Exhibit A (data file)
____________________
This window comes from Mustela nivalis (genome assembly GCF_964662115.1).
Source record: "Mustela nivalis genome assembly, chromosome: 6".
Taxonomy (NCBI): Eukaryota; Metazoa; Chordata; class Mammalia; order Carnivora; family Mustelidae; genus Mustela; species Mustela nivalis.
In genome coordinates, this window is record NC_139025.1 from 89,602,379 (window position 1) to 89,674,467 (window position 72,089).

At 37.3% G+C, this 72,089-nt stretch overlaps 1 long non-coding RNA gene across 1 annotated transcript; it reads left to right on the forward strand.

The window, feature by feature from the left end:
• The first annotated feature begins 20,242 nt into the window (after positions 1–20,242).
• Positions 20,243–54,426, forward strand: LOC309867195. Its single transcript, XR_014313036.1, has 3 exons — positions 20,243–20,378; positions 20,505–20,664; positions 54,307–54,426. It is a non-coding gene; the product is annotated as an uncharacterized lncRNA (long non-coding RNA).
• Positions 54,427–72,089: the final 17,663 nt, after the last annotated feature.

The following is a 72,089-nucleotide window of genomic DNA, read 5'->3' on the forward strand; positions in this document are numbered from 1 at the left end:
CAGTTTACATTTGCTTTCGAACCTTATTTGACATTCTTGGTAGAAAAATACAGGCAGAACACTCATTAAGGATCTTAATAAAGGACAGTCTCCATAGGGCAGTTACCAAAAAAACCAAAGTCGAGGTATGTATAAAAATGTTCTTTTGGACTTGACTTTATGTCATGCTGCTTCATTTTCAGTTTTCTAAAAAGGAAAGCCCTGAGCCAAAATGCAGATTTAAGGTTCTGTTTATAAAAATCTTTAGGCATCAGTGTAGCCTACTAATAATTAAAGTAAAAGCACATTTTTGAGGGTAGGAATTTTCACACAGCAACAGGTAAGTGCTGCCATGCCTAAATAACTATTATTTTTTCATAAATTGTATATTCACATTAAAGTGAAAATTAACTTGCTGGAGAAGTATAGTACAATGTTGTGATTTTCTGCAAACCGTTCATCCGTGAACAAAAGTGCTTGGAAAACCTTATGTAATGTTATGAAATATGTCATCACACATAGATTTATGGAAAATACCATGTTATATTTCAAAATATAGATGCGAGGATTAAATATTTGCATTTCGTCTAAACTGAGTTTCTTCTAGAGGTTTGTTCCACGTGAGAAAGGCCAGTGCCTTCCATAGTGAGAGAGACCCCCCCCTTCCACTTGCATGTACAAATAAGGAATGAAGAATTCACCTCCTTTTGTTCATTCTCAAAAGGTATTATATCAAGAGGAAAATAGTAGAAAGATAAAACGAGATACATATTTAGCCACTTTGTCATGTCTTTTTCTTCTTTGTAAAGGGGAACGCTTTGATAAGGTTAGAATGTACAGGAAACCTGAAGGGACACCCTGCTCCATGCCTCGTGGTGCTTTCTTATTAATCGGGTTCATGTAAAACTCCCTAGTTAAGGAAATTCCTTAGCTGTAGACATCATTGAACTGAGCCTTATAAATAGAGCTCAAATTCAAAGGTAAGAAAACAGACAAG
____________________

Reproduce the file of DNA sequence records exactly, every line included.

This window comes from Mustela nivalis (genome assembly GCF_964662115.1).
Source record: "Mustela nivalis genome assembly, chromosome: 6".
Taxonomy (NCBI): Eukaryota; Metazoa; Chordata; class Mammalia; order Carnivora; family Mustelidae; genus Mustela; species Mustela nivalis.
In genome coordinates, this window is record NC_139025.1 from 89,602,379 (window position 1) to 89,674,467 (window position 72,089).

At 37.3% G+C, this 72,089-nt stretch overlaps 1 long non-coding RNA gene across 1 annotated transcript; it reads left to right on the forward strand.

The window, feature by feature from the left end:
• The first annotated feature begins 20,242 nt into the window (after positions 1–20,242).
• Positions 20,243–54,426, forward strand: LOC309867195. Its single transcript, XR_014313036.1, has 3 exons — positions 20,243–20,378; positions 20,505–20,664; positions 54,307–54,426. It is a non-coding gene; the product is annotated as an uncharacterized lncRNA (long non-coding RNA).
• Positions 54,427–72,089: the final 17,663 nt, after the last annotated feature.

The following is a 72,089-nucleotide window of genomic DNA, read 5'->3' on the forward strand; positions in this document are numbered from 1 at the left end:
CAGTTTACATTTGCTTTCGAACCTTATTTGACATTCTTGGTAGAAAAATACAGGCAGAACACTCATTAAGGATCTTAATAAAGGACAGTCTCCATAGGGCAGTTACCAAAAAAACCAAAGTCGAGGTATGTATAAAAATGTTCTTTTGGACTTGACTTTATGTCATGCTGCTTCATTTTCAGTTTTCTAAAAAGGAAAGCCCTGAGCCAAAATGCAGATTTAAGGTTCTGTTTATAAAAATCTTTAGGCATCAGTGTAGCCTACTAATAATTAAAGTAAAAGCACATTTTTGAGGGTAGGAATTTTCACACAGCAACAGGTAAGTGCTGCCATGCCTAAATAACTATTATTTTTTCATAAATTGTATATTCACATTAAAGTGAAAATTAACTTGCTGGAGAAGTATAGTACAATGTTGTGATTTTCTGCAAACCGTTCATCCGTGAACAAAAGTGCTTGGAAAACCTTATGTAATGTTATGAAATATGTCATCACACATAGATTTATGGAAAATACCATGTTATATTTCAAAATATAGATGCGAGGATTAAATATTTGCATTTCGTCTAAACTGAGTTTCTTCTAGAGGTTTGTTCCACGTGAGAAAGGCCAGTGCCTTCCATAGTGAGAGAGACCCCCCCCTTCCACTTGCATGTACAAATAAGGAATGAAGAATTCACCTCCTTTTGTTCATTCTCAAAAGGTATTATATCAAGAGGAAAATAGTAGAAAGATAAAACGAGATACATATTTAGCCACTTTGTCATGTCTTTTTCTTCTTTGTAAAGGGGAACGCTTTGATAAGGTTAGAATGTACAGGAAACCTGAAGGGACACCCTGCTCCATGCCTCGTGGTGCTTTCTTATTAATCGGGTTCATGTAAAACTCCCTAGTTAAGGAAATTCCTTAGCTGTAGACATCATTGAACTGAGCCTTATAAATAGAGCTCAAATTCAAAGGTAAGAAAACAGACAAG